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  • Writer's pictureKevin Kenealy

EMDR for PTSD and Trauma

Did you know that EMDR, or eye movement desensitization and reprocessing, is one of the strongest forms of therapy for PTSD patients? If you or someone you know has experienced physical, mental, or emotional trauma, EMDR therapy can help better manage your responses to triggering thoughts and difficult emotions.

What is Eye Movement Desensitization and Reprocessing (EMDR)?

Eye movement desensitization and reprocessing (EMDR) is a breakthrough, structured psychotherapy that is increasingly growing in use as a treatment for post traumatic stress disorder (PTSD). It helps those affected with PTSD to process difficult memories and emotions and may also be used to relieve general psychological stress in other areas. The main goal of EMDR Therapy is to help clients process traumatic experiences and replace them with new memories that reduce future stress responses.

How does EMDR therapy work?

EMDR Therapy focus on 3 important factors broken down into 8 phases:

  • Defining past triggering memories

  • Taking note of present difficulties

  • Creating healthier future responses

Phase 1: Developing the treatment plan

In the first phase of EMDR treatment, the client will discuss his or her problems and the root events of trauma. The therapist will take down his or her history as well as delve into deeper discussion about behaviors, emotions, and thought processes. This phase helps establish a clear understanding of the therapy for the client and the client’s goals for the therapist.

Phase 2: Establishing trust

Since it can be very difficult for clients to relive past trauma, the therapist may spend a few extra sessions teaching clients healthy coping techniques before diving into EMDR therapy. This phase helps establish trust and nurtures healthy responses to emotional disturbances that may come up in later phases.

Once the therapist and client have an understanding of what they want to work on specifically, the therapist will then bring triggering experiences to the surface for reprocessing by accessing the client’s traumatic memory network.

Phases 3 - 6: Defining thoughts, emotions, and responses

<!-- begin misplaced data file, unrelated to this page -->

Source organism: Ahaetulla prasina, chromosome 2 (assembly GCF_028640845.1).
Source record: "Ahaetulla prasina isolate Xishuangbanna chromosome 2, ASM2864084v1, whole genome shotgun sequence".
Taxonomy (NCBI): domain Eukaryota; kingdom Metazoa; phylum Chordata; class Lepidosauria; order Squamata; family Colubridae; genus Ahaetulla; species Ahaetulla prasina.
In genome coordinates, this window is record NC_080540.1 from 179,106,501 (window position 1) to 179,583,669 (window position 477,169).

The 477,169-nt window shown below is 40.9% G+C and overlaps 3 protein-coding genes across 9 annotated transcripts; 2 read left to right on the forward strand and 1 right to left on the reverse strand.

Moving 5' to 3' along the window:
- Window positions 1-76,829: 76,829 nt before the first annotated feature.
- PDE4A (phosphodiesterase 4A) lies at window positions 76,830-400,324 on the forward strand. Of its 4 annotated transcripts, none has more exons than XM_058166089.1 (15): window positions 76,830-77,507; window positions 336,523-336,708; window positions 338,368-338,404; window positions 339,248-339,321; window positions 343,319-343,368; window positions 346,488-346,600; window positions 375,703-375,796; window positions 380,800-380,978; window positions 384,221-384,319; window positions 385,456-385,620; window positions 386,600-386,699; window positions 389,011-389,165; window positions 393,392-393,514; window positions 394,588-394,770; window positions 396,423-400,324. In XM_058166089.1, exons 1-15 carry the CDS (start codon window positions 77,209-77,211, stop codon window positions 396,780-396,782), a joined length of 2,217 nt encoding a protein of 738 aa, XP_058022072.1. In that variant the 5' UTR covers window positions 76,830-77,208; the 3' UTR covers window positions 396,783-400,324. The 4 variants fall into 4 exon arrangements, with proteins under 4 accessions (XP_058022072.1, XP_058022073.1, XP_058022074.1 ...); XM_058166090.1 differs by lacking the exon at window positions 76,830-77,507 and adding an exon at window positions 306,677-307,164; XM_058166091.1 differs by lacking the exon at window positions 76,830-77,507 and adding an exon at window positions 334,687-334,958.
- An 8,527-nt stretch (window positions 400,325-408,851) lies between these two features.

In these phases, clients choose specific images from their traumatic experience, and correspond them to negative self-belief statements, emotions, and physical sensations that may be associated with the root event. The client also picks a positive statement that he or she wants to believe, like “I can succeed.” Once established, the therapist also directs the client to rate their positive beliefs as well as the intensity of the negative emotions.

At this point, EMDR processing can begin. Clients focus on their negative thoughts and body sensations while simultaneously engaging in EMDR processing through bilateral simulation, which usually includes eye movements, taps, or tones.

As this is happening, the therapist helps the patient foster a less emotional response by helping to redirect the patient’s thoughts, feelings, and sensations that come up during the session. As the therapist redirects the client’s attention over time, new associations form with more adaptive memories.

Phase 7: Closure

This should happen after every session where traumatic memories come up. Closure makes sure the client does not leave feeling worse than they came, rather feeling better and stronger, so the client will usually mark any potential issues in a weekly log, and share it with the therapist. For the most success, therapists also direct patients to outside activities that can supplement their therapy, like journaling or meditating.

Phase 8: Reevaluation

This phase is the beginning of the next session, and it involves making note of all the progress made during EMDR Therapy so far. It’s also a way to continuously update the treatment plan however the therapist sees best fit for the client, and based on weekly notes made by the client.

Final Takeaway

The more a client is able to divert their attention through EMDR, the less impact these traumatic memories have on emotions, and the less vivid they become overtime. If you are struggling with anxiety and PTSD, ask your therapist about EMDR Therapy and setting up a custom treatment plan.

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